Because a correct determination of the onset date of a disability is critical, see SSR 83-20, we agree with the Sixth and Ninth Circuits' interpretation of SSR 83-20. We therefore hold that in cases involving slowly progressive impairments, when the medical evidence regarding the onset date of a disability is ambiguous and the Secretary must infer the onset date, SSR 83-20 requires that that inference be based on an informed judgment. The Secretary cannot make such an inference without the assistance of a medical advisor.8 See DeLorme v. Sullivan, 924 F.2d 841, 848 (9th Cir.1991) ("In the event that the medical evidence is not definite concerning the onset date [of a disability] and medical inferences need to be made, SSR 83-20 requires the [ALJ] to call upon the services of a medical advisor and to obtain all evidence which is available to make the determination.").
The medical evidence with regard to the onset date of Spellman's disability is ambiguous, because it is unclear when Spellman's mental impairment first restricted her functional capacity. Although Spellman was diagnosed as depressed and prescribed medication for anxiety and depression before October 1, 1985, both parties agree that Spellman never had a consultative mental status examination by a mental health professional prior to Dr. Scott's examination in April 1986. See Brief for Spellman at 31; Brief for Secretary at 13. In addition, the Appeals Council failed to explain why October 1, 1985 was the proper onset date, and nothing in the record suggests that October 1, 1985 was significant with regard to Spellman's disability. That the Appeals Council arbitrarily selected an onset date six months prior to the first mental evaluation suggests that the medical evidence was ambiguous with regard to the onset date. The evidence in the record indicates that Spellman may have suffered from a disabling mental impairment before October 1, 1985. Spellman quit work on September 8, 1982. There is evidence that Spellman had been treated by physicians for depression and anxiety before April 1986. Furthermore, there is evidence that Spellman suffered from chronic fatigue during the relevant period, which may have indicated a mental impairment. Dr. Goodwin also stated in 1988 that Spellman's mental impairment was of a slowly progressive nature, and that Spellman had been unable to work for the past five or six years.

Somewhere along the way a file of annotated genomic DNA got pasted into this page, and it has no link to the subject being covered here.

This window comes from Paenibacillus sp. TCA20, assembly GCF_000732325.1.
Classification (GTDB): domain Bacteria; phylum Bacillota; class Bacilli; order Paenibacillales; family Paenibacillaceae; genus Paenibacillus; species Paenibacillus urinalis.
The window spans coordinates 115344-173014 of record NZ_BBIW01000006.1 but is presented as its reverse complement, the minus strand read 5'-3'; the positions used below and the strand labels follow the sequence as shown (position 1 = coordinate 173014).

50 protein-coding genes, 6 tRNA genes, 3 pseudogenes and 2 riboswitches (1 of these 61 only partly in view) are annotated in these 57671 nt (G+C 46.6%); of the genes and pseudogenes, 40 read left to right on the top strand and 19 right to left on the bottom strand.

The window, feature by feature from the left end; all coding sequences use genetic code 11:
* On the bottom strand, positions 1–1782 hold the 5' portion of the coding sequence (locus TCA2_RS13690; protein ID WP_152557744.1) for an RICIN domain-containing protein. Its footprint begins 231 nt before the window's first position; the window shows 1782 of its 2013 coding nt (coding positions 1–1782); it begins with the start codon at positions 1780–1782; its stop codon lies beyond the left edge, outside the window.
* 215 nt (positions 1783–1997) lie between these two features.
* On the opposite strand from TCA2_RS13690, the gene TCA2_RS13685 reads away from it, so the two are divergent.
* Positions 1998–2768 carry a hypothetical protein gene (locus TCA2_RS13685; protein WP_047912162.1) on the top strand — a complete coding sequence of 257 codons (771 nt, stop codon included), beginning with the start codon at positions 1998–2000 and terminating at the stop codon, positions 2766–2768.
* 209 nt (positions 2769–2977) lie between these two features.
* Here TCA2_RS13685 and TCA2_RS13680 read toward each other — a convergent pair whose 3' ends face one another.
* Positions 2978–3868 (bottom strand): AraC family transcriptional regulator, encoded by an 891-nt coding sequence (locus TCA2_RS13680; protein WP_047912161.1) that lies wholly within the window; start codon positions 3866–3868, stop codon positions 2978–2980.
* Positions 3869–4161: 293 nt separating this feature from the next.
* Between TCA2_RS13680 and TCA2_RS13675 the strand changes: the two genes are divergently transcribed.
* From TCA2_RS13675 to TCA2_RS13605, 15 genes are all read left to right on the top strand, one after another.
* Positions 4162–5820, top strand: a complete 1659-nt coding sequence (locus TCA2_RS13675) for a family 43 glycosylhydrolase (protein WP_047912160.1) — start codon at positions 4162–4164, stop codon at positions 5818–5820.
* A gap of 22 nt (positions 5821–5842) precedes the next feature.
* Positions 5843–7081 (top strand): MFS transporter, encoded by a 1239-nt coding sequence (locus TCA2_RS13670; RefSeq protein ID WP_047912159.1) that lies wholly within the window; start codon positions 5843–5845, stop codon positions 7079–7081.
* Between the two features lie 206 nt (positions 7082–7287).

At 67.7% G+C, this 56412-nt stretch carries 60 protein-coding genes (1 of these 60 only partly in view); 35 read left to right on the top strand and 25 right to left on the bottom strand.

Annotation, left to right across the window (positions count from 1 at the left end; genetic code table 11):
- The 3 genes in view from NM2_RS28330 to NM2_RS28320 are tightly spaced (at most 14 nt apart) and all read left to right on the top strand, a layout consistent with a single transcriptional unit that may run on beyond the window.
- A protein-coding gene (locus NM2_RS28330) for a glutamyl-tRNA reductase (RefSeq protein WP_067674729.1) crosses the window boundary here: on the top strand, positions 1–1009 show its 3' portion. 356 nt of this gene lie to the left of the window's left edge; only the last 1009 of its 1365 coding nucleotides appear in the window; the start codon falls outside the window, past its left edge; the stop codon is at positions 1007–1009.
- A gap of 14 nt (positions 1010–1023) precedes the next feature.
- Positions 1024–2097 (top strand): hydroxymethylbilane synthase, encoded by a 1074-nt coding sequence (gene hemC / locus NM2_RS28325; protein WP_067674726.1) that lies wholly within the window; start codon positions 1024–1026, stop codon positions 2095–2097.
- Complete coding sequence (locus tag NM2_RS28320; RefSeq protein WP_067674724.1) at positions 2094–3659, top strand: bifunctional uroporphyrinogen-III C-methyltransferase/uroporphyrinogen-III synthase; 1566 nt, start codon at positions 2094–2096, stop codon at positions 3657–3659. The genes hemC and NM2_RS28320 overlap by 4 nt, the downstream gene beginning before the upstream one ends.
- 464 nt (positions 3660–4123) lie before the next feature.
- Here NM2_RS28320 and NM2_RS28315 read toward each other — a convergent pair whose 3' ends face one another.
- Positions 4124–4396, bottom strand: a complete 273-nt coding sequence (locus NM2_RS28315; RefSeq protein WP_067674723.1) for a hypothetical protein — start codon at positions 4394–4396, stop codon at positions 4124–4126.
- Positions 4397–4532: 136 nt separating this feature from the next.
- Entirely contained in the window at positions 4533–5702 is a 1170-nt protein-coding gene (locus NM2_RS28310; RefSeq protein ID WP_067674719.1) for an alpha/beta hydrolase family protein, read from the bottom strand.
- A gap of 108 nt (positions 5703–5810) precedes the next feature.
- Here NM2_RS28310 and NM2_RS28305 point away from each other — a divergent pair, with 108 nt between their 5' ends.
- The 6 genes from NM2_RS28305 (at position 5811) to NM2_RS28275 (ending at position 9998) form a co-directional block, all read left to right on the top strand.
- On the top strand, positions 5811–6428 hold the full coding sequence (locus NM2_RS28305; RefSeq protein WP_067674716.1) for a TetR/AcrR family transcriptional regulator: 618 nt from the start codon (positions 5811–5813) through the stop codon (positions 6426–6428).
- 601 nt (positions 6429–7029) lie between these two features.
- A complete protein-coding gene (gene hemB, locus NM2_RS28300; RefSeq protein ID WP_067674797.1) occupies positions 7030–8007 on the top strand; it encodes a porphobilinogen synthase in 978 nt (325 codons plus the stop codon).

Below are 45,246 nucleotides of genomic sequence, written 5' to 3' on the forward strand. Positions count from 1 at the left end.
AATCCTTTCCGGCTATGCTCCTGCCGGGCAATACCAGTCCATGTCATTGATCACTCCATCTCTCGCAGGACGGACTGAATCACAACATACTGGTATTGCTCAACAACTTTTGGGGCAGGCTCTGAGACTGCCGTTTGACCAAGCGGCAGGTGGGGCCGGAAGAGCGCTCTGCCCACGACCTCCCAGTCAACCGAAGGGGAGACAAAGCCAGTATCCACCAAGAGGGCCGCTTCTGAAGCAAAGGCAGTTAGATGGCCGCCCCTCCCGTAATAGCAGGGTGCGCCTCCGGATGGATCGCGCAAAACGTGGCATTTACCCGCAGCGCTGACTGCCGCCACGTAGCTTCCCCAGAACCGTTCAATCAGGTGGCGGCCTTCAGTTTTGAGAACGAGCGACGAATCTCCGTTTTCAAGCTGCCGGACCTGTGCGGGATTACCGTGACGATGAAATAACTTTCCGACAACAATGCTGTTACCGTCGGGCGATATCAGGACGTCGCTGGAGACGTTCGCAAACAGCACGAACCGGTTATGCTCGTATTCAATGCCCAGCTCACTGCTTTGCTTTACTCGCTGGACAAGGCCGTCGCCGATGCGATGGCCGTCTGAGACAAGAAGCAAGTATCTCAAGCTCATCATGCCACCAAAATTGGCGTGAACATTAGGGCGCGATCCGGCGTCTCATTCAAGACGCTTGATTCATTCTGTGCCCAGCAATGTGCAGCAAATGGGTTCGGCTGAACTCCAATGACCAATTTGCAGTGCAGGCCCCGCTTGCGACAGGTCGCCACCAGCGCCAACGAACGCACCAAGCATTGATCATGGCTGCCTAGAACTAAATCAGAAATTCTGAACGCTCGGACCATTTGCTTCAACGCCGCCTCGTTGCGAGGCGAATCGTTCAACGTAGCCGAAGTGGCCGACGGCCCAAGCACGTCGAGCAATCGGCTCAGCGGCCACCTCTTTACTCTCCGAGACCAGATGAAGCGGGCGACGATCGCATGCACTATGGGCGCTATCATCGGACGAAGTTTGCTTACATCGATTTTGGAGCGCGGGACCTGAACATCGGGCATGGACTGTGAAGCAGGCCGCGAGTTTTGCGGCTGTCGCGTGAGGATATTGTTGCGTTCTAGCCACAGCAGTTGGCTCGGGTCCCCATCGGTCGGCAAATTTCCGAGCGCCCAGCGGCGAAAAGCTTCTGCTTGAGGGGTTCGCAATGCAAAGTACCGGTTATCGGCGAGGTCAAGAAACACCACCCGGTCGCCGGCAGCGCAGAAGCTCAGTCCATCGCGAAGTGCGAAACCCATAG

The Appeals Council's finding that Spellman's mental impairment was not severe before October 1, 1985 apparently was based on the absence of reports prior to April 1986 stating that Spellman's ability to function was restricted by her depression. However, lack of evidence alone is not sufficient to support a finding that an impairment did not exist at a disabling level of severity. See Lichter v. Bowen, 814 F.2d 430, 431 (7th Cir.1987) (holding that ALJ improperly rejected claimant's disability onset date on the ground that claimant failed to produce medical evidence supporting alleged onset date, court stated that lack of evidence not determinative so long as alleged onset date was consistent with medical evidence and that ALJ should have applied SSR 83-20); see also Swanson v. Secretary of Health & Human Services, 763 F.2d 1061, 1065 (9th Cir.1985) ("The critical date is the date of onset of disability, not the date of diagnosis."). We conclude that the Appeals Council's determination of the onset date was not based on a "legitimate medical basis," and, therefore, was not "an informed judgment of the facts." We also conclude that because Spellman's mental impairment was of a slowly progressive nature, and the medical evidence was ambiguous with regard to the disability onset date, the Appeals Council could not have inferred an onset date based on an informed judgment of the facts without consulting a medical advisor.9 Therefore, we remand this case to the Secretary,10 see Nolen v. Sullivan, 939 F.2d 516, 520 (7th Cir.1991) (where Secretary gave no reason for its determination of onset date of disability, case remanded for redetermination of onset date pursuant to SSR 83-20), and instruct the Secretary to consult a medical advisor in redetermining the onset date of Spellman's disability.11